The Shanghai Archaeology Forum –which will be held every two years– is a non-profit organization promoting “the investigation, presentation, and protection of the world’s archaeological resources and heritage. It serves as an international platform for the illumination of archaeological research and its significance and relevance to the world today”. The forum is fully committed to excellence through innovation and cooperation, and to the sustainable development of human society.

Excavations in Aghios Vassilios of Xirokambi in Laconia

Until recently, Laconia was regarded an exception in the map of the Peloponnese Mycenaean palaces, even though –according to myth– its queen, Helen, was the cause of the Trojan War (the Homeric epics are an important source of information about the topography, the social and political organization and the habits of the Mycenaean era). This raised a lot of questions about the politics and the administrative organization of Laconia during that period.

Answers to these questions slowly began to emerge in 2008, when clay tablets with Linear B came to light at the archaeological site of Aghios Vassilios, near Xirokambi. The tablets suggested the possible existence of an archive, a sort of register, within the site, which would provide strong evidence for the fact that there was a palatial-administrative center at the site. The Linear B texts are referring to two important production units: one of perfume substances and the other of fabrics, both operating within the palatial centres and controlled by them. Also found were a big number of artefacts related to weapons, a characteristic type of vessel and an object of symbolic value, the double axe.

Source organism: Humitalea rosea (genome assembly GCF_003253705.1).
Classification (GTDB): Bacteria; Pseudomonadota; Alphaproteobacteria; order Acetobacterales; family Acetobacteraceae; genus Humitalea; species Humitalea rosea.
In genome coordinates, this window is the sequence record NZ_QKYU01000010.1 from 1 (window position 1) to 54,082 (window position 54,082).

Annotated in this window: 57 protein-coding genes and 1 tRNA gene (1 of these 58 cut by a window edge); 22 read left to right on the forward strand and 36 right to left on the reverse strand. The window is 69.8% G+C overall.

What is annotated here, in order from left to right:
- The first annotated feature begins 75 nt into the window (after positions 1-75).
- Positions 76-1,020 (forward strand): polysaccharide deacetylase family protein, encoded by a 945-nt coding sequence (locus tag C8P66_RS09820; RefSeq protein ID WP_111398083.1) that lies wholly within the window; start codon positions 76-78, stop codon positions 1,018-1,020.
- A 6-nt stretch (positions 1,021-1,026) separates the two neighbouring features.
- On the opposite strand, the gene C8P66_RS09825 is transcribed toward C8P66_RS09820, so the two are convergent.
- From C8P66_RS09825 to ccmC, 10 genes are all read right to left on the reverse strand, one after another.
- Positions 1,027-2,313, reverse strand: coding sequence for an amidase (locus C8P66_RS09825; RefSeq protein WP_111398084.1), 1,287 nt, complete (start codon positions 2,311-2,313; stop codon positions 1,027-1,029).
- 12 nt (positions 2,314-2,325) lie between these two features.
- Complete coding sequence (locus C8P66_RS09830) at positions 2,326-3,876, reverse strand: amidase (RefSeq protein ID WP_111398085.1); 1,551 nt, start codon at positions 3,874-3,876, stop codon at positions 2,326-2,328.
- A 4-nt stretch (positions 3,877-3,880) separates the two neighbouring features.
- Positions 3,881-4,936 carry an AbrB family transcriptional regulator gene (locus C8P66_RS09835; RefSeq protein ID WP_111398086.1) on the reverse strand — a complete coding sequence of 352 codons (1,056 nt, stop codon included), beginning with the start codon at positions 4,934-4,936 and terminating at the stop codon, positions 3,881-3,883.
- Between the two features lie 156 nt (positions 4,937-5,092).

The excavation data and the deciphered texts of the tablets –which prove a very pedantic bureaucratic organization and a powerful administrative background– confirm the significance of the settlement in matters of administrative structures in Laconia of the Mycenaean era. This is why the Archaeological Programme of Aghios Vassilios was initiated for the systematic archaeological survey of the site, under the auspices of the Archaeological Society at Athens, led by Mrs. Vasilogamvrou and joined by numerous scientists of various fields.

The systematic survey is being conducted since 2010, on the hill where the Post-Byzantine church of Aghios Vassilios is located. From that spot one can see all other Mycenaean sites of the valley. The Mycenaean settlement covers the narrow hills of the Sparta plain, approximately 11,5 klm south of the city, not far from Xirokambi.

The main building phase of the three Mycenaean buildings which are being excavated dates back to the 14th century BC. During that time construction works in Aghios Vassilios were intensive. Moreover, elements related to the organization and architecture of the buildings during that period point to contact with Crete. One of the buildings investigated is connected with functions of social and religious nature, while in the extensive destruction layer remains of a symposium, figurines, seal stones, clay and bronze vessels and 21 bronze swords were found. The numerous fragments of wall paintings show that the buildings of Aghios Vassilios had painted decoration, as did the rest of the Mycenaean centers of mainland Greece and the Aegean. A fire which broke out at the end of the 14th century BC or the beginning of 13th century BC, destroyed the buildings, which were not rebuilt at the same location.

The discovery of the palatial centre of Aghios Vassilios is very important for the study and understanding of Mycenaean era, not only in Laconia, but in all parts of mainland Greece, as Mrs. Vasilogamvrou and her team point out, after having completed the excavation period for 2013, on the 20th of August, and having enriched Aghios Vassilios’ archive by new fragments of tablets.